Twenty Eighteen Annual Report and Twenty Nineteen goals20 Dec 2018
Welcome (yet again) to the Ashley Blewer annual report. Here is last year’s. These go all the way back to 2014!
This year, I did something different and broke my goals down into quarters instead of trying to tackle an entire year. There’s a self-help book about this if you want to read a couple hundred pages on that concept as told through a business viewpoint. But whatever, for me it seemed useful to create goals in a shorter timespan than a year, especially as I was coming off of a difficult year and entering one in which it was impossible to plan what the future would be like (as much as I tried).
At the annual level:
- I gave twelve talks, five of which were workshops. That list doesn’t count ArchivematicaCamp, which was a 3-day workshop!
- Existing projects continued to grow merrily.
- Worked on a new Collective Access project with the Mark Morris Dance Group Archives, which will premiere in 2019.
- Crawled ever-excruciatingly from terrible to not-bad as the world sprints (also excruciatingly) towards absolutely terrible.
- I took a month off from junky food, alcohol, and caffeine (each, not all together). Each made me feel better but I inevitably jumped back on each wagon.
“At that time you don’t realize that you could actually work super hard and give everything you have and lose.”
The first twelve weeks were off to a rocky start. Succinctly, I thought I finally knew where my life was going but instead ended up feeling completely worthless and like my entire career had been building up to nothing instead of something. Anywayyyy, point is, the first twelve weeks had lots of goals that got completely wiped out and new ones consisted of me refactoring myself and trying to understand what I’m doing and why I’m doing it and if anything is worth doing. It involved me forcing myself to temporarily put aside a lot of things I really care about due to feeling like my labor was being continually exploited and undervalued, and honestly just not knowing how to keep doing this. I thought a lot about how I am understood by others and ways in which I am misunderstood by others. My Twitter bio at the time – “Archivists think I’m a developer; Developers think I’m an archivist” was a truth that I had previously found amusing but suddenly seemed to me to be a cruel reality, one in which no one understands what I do and by having a multidisciplinary skillset, have failed to have any value to anybody. I cried a lot. A LOT. But things slowly went back to normal and I focused on the opportunities I had or have in front of me.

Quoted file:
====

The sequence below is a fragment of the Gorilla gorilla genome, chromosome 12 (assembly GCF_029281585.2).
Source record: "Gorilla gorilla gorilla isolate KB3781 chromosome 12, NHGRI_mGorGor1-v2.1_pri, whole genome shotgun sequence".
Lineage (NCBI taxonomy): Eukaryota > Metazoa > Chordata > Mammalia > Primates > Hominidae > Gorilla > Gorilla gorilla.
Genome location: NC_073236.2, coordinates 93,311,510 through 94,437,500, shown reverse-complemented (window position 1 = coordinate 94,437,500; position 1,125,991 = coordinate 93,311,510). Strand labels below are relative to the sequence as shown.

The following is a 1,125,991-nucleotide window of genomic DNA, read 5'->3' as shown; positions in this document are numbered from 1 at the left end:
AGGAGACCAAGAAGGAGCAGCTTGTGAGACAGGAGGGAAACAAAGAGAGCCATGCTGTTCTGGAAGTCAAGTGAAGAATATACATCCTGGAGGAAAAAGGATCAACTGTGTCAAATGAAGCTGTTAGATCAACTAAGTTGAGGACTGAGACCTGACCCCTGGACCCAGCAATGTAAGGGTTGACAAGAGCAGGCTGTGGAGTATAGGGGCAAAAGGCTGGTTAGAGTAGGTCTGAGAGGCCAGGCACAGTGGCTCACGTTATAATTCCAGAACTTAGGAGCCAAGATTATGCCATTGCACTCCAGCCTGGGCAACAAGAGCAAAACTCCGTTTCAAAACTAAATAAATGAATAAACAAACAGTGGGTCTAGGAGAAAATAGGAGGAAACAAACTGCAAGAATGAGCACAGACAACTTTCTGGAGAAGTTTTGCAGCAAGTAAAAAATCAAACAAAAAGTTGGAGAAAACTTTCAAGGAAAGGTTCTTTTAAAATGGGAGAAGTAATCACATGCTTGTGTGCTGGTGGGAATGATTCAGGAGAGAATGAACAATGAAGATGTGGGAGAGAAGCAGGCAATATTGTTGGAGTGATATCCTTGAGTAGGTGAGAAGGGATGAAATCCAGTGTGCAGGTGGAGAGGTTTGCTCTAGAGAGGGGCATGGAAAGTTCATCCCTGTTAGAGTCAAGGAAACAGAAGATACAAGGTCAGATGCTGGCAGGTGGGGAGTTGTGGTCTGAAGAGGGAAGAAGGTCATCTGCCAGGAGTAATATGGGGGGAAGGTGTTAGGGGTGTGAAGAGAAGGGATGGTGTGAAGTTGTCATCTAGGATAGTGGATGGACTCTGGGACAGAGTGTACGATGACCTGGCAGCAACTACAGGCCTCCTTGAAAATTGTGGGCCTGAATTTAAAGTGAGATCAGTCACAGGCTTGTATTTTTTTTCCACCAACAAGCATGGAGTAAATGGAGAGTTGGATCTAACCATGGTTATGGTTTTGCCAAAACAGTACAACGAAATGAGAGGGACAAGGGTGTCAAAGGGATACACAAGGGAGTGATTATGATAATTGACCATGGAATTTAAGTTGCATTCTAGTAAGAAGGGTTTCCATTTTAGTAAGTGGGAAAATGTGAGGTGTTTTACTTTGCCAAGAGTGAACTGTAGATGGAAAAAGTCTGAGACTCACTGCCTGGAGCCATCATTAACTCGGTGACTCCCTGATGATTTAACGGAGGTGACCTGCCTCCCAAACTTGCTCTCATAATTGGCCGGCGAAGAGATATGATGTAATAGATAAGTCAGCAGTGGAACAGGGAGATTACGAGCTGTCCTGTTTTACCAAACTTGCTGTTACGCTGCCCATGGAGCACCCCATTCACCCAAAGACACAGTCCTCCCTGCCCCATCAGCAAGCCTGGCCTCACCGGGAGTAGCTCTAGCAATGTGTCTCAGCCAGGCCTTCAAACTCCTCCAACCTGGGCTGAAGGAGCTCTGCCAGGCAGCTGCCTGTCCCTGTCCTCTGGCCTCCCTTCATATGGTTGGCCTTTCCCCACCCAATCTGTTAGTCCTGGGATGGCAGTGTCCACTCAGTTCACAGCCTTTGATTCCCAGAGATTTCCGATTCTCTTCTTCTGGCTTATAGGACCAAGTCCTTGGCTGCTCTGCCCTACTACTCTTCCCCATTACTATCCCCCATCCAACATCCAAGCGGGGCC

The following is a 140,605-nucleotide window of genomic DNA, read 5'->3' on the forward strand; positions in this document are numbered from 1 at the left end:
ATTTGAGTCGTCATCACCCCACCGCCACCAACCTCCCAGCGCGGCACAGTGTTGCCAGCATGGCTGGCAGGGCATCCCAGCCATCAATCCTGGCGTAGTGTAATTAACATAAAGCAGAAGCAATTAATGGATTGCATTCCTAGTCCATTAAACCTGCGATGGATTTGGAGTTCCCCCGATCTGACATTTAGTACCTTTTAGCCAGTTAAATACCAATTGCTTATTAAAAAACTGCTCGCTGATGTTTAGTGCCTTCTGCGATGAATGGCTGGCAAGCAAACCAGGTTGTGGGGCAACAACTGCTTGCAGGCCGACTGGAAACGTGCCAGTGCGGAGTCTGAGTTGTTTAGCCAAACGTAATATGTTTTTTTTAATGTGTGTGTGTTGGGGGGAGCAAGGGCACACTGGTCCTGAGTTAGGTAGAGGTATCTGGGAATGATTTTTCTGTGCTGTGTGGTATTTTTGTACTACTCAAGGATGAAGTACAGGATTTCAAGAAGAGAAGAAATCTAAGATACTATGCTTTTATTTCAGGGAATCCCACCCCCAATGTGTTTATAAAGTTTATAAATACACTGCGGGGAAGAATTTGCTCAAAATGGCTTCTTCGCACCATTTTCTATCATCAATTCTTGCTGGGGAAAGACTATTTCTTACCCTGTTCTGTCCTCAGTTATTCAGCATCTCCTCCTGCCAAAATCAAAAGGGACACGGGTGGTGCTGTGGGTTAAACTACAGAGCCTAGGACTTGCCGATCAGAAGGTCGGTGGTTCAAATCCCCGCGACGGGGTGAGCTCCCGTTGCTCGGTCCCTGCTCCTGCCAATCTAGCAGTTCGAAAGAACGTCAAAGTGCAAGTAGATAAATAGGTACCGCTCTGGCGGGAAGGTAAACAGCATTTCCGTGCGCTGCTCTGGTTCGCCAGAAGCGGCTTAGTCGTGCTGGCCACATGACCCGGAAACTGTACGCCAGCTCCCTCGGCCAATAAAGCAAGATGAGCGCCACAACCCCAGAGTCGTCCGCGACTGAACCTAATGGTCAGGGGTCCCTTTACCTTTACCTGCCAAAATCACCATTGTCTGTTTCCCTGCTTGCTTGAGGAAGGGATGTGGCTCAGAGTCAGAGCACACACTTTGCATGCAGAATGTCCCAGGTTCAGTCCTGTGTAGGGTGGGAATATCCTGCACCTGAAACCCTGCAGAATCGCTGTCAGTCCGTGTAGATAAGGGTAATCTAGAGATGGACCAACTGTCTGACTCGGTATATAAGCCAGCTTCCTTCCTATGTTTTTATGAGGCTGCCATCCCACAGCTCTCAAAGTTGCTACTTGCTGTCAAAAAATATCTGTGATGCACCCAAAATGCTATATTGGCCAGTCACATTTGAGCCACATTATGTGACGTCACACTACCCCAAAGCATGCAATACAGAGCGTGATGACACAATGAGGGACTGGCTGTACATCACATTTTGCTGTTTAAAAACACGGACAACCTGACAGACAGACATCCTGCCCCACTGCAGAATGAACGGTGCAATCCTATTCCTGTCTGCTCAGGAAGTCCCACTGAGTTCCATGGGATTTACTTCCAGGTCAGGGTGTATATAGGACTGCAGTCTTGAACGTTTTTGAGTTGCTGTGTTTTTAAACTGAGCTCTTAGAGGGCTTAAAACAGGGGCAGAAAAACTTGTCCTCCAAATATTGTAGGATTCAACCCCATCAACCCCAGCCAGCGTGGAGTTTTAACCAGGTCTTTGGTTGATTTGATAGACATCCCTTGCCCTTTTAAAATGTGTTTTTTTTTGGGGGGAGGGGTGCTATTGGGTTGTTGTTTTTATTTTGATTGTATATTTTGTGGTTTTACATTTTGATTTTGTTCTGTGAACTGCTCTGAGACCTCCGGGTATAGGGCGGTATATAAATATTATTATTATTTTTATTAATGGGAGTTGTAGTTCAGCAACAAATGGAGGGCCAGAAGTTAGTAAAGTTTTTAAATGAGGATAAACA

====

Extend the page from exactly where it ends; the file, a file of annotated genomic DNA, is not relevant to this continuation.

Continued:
I thought about my established professional goals: a/v, open source, preservation and mapped my CV accordingly.
Then I thought about my personal goals, which I’ve never really thought about before, ever. Being healthy, being happy, being safe, and being around people I love. I simultaneously feel like I could never leave New York and can’t stay in New York. Both are true and would hurt either way, but a decision wouldn’t happen for me (nor could it really happen) until end of Quarter 2.
“I feel like you are at a very real moment of growing out of a specific container and feeling the constraints of that.”
To escape from my container, I officially “took a sabbatical,” which is funny since I had been working as a contractor. In some ways, having all these side-gigs going at all times make it even harder to say “Listen, I am going to shut all this down and only focus on being a better programmer/person for 3 months.” I went to the Recurse Center, a magical place that seems like it can’t exist in these especially trying times of the late twenty-teens. I blogged a lot and kept an updating syllabus. This experience fundamentally changed my life in a lot of personal ways, and I recommend anyone with the capacity to do so to consider applying! I think I echo the sentiment of many people who attend Recurse Center: I guess it made me a better programmer, but definitely made me a better person. It’s also nice to remember that not everyone is a big bundle of trash all the time. I never did a full retrospective of my time there, and I regret that a little bit. I also liked tracking my learning syllabus-style and am wondering if I can/would incorporate this into 2019.
I taught a 4-hour course on audiovisual quality control at IS&T with my friend Julia.